Filling Your Bucket

Everyone wants to get better.  Everyone wants to get better, faster.  So, one of the big questions that our karate students ask, is how do you go about getting better, faster?  One answer is to continuously seek knowledge during every single class you take. 

Think of it like a bucket.  Every time you go to class, you want to get as much knowledge as you can and put it in your karate bucket.  Hopefully, you are using a large ladle to get big portions of knowledge by listening to your instructors closely and paying attention to the details they share.  Unfortunately, some choose to use a small spoon or even an eyedropper and make very little gains during class by not paying attention and not focusing on what is being taught.

Learning anything new requires much effort and focus.  You must be dedicated, and you must have a desire to make it happen.  It is only through hard work that most people succeed.  Yes, some are born with natural talents, but that usually only gets you so far.  Even those people must eventually dedicate themselves to practice if they want to keep moving forward and improve.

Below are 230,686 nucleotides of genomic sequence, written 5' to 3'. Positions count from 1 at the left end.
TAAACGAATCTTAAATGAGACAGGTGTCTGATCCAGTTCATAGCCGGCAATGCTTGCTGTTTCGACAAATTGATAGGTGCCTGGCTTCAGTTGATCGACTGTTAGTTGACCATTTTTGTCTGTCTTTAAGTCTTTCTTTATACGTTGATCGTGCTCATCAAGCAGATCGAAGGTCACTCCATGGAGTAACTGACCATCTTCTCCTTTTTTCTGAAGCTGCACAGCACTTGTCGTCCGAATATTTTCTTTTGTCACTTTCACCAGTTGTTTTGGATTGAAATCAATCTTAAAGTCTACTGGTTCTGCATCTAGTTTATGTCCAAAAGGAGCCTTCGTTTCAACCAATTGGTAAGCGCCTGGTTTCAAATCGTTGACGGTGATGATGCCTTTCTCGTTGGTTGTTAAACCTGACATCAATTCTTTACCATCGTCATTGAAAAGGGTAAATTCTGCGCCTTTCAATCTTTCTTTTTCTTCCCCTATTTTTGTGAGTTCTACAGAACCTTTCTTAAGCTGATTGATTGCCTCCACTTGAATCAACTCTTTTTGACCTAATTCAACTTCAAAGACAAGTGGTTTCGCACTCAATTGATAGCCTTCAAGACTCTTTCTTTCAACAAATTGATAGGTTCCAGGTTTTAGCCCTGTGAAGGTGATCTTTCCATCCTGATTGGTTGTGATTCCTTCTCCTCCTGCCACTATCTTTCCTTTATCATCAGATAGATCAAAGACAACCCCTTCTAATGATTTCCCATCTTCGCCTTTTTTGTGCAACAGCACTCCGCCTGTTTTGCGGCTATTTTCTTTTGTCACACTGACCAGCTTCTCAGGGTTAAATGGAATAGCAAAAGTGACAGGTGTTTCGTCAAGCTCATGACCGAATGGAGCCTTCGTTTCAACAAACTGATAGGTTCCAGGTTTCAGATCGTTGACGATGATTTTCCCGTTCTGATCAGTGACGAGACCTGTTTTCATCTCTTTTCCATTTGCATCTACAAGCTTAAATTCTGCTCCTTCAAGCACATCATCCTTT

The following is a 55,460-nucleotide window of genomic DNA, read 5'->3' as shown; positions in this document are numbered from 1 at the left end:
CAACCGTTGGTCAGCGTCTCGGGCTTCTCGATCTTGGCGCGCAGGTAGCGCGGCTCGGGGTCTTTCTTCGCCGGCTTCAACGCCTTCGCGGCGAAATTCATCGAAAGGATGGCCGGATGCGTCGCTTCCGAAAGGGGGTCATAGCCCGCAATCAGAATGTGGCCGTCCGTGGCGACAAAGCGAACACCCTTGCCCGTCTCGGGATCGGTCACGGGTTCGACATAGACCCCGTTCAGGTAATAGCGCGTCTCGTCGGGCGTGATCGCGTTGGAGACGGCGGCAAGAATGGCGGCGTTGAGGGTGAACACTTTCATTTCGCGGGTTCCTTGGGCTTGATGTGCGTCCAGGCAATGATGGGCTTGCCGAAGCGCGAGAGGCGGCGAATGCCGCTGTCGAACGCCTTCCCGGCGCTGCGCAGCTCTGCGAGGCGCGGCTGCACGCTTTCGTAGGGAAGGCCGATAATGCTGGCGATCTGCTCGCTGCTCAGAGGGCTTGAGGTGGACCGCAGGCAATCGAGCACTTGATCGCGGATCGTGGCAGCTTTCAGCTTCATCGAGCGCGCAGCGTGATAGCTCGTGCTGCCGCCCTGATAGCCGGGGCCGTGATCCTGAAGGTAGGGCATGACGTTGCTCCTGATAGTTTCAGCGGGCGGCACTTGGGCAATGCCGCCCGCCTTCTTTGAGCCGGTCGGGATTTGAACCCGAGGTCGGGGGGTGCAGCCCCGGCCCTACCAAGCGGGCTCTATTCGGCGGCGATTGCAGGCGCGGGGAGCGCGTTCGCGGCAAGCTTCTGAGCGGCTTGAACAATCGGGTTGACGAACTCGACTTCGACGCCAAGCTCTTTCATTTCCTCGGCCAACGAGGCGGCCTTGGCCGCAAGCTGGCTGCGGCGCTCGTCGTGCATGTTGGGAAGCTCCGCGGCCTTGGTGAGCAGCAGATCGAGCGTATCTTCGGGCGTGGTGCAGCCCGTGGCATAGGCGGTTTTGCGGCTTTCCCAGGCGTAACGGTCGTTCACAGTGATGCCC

As you get further up in rank, the amount of information you will get from each class decreases.  As a white belt, it might seem that every minute of every class is something new to understand and work on.  Slowly, as you make your way to an intermediate belt, there will be less new things to work on, and you will need to spend a lot of your time perfecting what you already know and honing your fundamentals.  When you get to the advanced level, it becomes much harder to glean the important new information.  You really have to pay attention and make sure to embrace it when it comes.  As a blackbelt, you might hardly ever get new information.  But, I can bet that when it does present itself, those who made it to blackbelt will be all over it and thoroughly dissect it and work on it because that is the mindset of a blackbelt. 

So, make sure that you are fully present and mindful during each class.  Stay in the moment and focus hard on what your instructor is sharing with you.  Write notes directly after class in your karate journal and practice it within 24 hours.  Karate is passed down from teacher to student and has been shared that way for many, many generations.  Make the most of your lessons and bring your largest ladle with you.

-Coach David-